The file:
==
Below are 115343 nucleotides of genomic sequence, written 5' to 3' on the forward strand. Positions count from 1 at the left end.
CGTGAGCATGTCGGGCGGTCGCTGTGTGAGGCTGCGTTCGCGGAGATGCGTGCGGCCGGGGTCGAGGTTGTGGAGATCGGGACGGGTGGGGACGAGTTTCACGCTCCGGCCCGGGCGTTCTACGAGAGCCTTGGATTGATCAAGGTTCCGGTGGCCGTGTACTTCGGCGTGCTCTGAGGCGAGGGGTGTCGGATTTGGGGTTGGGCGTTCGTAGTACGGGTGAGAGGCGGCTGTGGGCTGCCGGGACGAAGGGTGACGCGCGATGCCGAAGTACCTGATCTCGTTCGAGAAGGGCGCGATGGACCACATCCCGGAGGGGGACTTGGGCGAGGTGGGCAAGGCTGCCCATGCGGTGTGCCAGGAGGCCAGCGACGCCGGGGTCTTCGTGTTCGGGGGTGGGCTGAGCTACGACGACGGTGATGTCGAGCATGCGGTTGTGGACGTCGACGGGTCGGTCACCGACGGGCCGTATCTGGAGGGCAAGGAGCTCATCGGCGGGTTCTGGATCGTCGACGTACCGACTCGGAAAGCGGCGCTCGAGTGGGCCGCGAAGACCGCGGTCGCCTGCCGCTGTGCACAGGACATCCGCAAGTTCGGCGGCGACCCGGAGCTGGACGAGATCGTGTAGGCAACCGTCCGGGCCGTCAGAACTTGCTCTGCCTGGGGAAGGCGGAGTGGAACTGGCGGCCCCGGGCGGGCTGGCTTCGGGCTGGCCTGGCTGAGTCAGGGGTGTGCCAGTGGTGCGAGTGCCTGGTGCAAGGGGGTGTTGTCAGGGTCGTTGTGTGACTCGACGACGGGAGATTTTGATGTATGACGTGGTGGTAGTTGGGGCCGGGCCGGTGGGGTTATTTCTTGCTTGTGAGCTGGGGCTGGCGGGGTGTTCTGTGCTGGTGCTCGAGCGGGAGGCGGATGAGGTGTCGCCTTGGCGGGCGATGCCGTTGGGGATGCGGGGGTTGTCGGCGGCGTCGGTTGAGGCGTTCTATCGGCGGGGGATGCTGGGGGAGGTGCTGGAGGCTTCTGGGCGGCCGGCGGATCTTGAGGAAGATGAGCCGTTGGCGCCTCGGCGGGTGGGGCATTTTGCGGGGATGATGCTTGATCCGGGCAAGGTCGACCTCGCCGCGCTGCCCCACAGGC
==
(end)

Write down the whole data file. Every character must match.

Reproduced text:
Below are 115343 nucleotides of genomic sequence, written 5' to 3' on the forward strand. Positions count from 1 at the left end.
CGTGAGCATGTCGGGCGGTCGCTGTGTGAGGCTGCGTTCGCGGAGATGCGTGCGGCCGGGGTCGAGGTTGTGGAGATCGGGACGGGTGGGGACGAGTTTCACGCTCCGGCCCGGGCGTTCTACGAGAGCCTTGGATTGATCAAGGTTCCGGTGGCCGTGTACTTCGGCGTGCTCTGAGGCGAGGGGTGTCGGATTTGGGGTTGGGCGTTCGTAGTACGGGTGAGAGGCGGCTGTGGGCTGCCGGGACGAAGGGTGACGCGCGATGCCGAAGTACCTGATCTCGTTCGAGAAGGGCGCGATGGACCACATCCCGGAGGGGGACTTGGGCGAGGTGGGCAAGGCTGCCCATGCGGTGTGCCAGGAGGCCAGCGACGCCGGGGTCTTCGTGTTCGGGGGTGGGCTGAGCTACGACGACGGTGATGTCGAGCATGCGGTTGTGGACGTCGACGGGTCGGTCACCGACGGGCCGTATCTGGAGGGCAAGGAGCTCATCGGCGGGTTCTGGATCGTCGACGTACCGACTCGGAAAGCGGCGCTCGAGTGGGCCGCGAAGACCGCGGTCGCCTGCCGCTGTGCACAGGACATCCGCAAGTTCGGCGGCGACCCGGAGCTGGACGAGATCGTGTAGGCAACCGTCCGGGCCGTCAGAACTTGCTCTGCCTGGGGAAGGCGGAGTGGAACTGGCGGCCCCGGGCGGGCTGGCTTCGGGCTGGCCTGGCTGAGTCAGGGGTGTGCCAGTGGTGCGAGTGCCTGGTGCAAGGGGGTGTTGTCAGGGTCGTTGTGTGACTCGACGACGGGAGATTTTGATGTATGACGTGGTGGTAGTTGGGGCCGGGCCGGTGGGGTTATTTCTTGCTTGTGAGCTGGGGCTGGCGGGGTGTTCTGTGCTGGTGCTCGAGCGGGAGGCGGATGAGGTGTCGCCTTGGCGGGCGATGCCGTTGGGGATGCGGGGGTTGTCGGCGGCGTCGGTTGAGGCGTTCTATCGGCGGGGGATGCTGGGGGAGGTGCTGGAGGCTTCTGGGCGGCCGGCGGATCTTGAGGAAGATGAGCCGTTGGCGCCTCGGCGGGTGGGGCATTTTGCGGGGATGATGCTTGATCCGGGCAAGGTCGACCTCGCCGCGCTGCCCCACAGGC